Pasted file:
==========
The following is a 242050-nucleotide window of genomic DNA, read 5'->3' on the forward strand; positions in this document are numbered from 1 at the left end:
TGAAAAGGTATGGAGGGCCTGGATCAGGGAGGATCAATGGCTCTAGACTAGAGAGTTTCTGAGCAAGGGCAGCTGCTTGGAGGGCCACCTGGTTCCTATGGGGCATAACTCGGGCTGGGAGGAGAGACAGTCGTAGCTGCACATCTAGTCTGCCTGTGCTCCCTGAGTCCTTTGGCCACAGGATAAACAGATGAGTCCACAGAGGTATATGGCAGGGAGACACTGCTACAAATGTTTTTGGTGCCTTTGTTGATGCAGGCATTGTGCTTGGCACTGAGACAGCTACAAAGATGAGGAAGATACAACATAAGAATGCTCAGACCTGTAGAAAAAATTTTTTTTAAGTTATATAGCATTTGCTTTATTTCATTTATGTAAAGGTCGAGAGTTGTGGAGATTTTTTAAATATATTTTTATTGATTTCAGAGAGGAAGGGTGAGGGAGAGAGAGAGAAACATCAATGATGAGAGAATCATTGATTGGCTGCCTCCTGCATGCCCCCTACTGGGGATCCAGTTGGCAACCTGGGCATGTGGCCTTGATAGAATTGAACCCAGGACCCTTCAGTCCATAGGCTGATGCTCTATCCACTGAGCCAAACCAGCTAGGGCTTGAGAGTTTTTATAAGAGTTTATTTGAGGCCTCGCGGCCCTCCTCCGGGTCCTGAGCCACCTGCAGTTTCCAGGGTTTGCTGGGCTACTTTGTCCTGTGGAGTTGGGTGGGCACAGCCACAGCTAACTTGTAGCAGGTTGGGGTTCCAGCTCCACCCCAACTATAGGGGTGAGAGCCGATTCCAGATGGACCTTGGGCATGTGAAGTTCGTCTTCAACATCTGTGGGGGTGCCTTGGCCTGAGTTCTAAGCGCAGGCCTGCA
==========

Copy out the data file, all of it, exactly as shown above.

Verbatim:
The following is a 242050-nucleotide window of genomic DNA, read 5'->3' on the forward strand; positions in this document are numbered from 1 at the left end:
TGAAAAGGTATGGAGGGCCTGGATCAGGGAGGATCAATGGCTCTAGACTAGAGAGTTTCTGAGCAAGGGCAGCTGCTTGGAGGGCCACCTGGTTCCTATGGGGCATAACTCGGGCTGGGAGGAGAGACAGTCGTAGCTGCACATCTAGTCTGCCTGTGCTCCCTGAGTCCTTTGGCCACAGGATAAACAGATGAGTCCACAGAGGTATATGGCAGGGAGACACTGCTACAAATGTTTTTGGTGCCTTTGTTGATGCAGGCATTGTGCTTGGCACTGAGACAGCTACAAAGATGAGGAAGATACAACATAAGAATGCTCAGACCTGTAGAAAAAATTTTTTTTAAGTTATATAGCATTTGCTTTATTTCATTTATGTAAAGGTCGAGAGTTGTGGAGATTTTTTAAATATATTTTTATTGATTTCAGAGAGGAAGGGTGAGGGAGAGAGAGAGAAACATCAATGATGAGAGAATCATTGATTGGCTGCCTCCTGCATGCCCCCTACTGGGGATCCAGTTGGCAACCTGGGCATGTGGCCTTGATAGAATTGAACCCAGGACCCTTCAGTCCATAGGCTGATGCTCTATCCACTGAGCCAAACCAGCTAGGGCTTGAGAGTTTTTATAAGAGTTTATTTGAGGCCTCGCGGCCCTCCTCCGGGTCCTGAGCCACCTGCAGTTTCCAGGGTTTGCTGGGCTACTTTGTCCTGTGGAGTTGGGTGGGCACAGCCACAGCTAACTTGTAGCAGGTTGGGGTTCCAGCTCCACCCCAACTATAGGGGTGAGAGCCGATTCCAGATGGACCTTGGGCATGTGAAGTTCGTCTTCAACATCTGTGGGGGTGCCTTGGCCTGAGTTCTAAGCGCAGGCCTGCA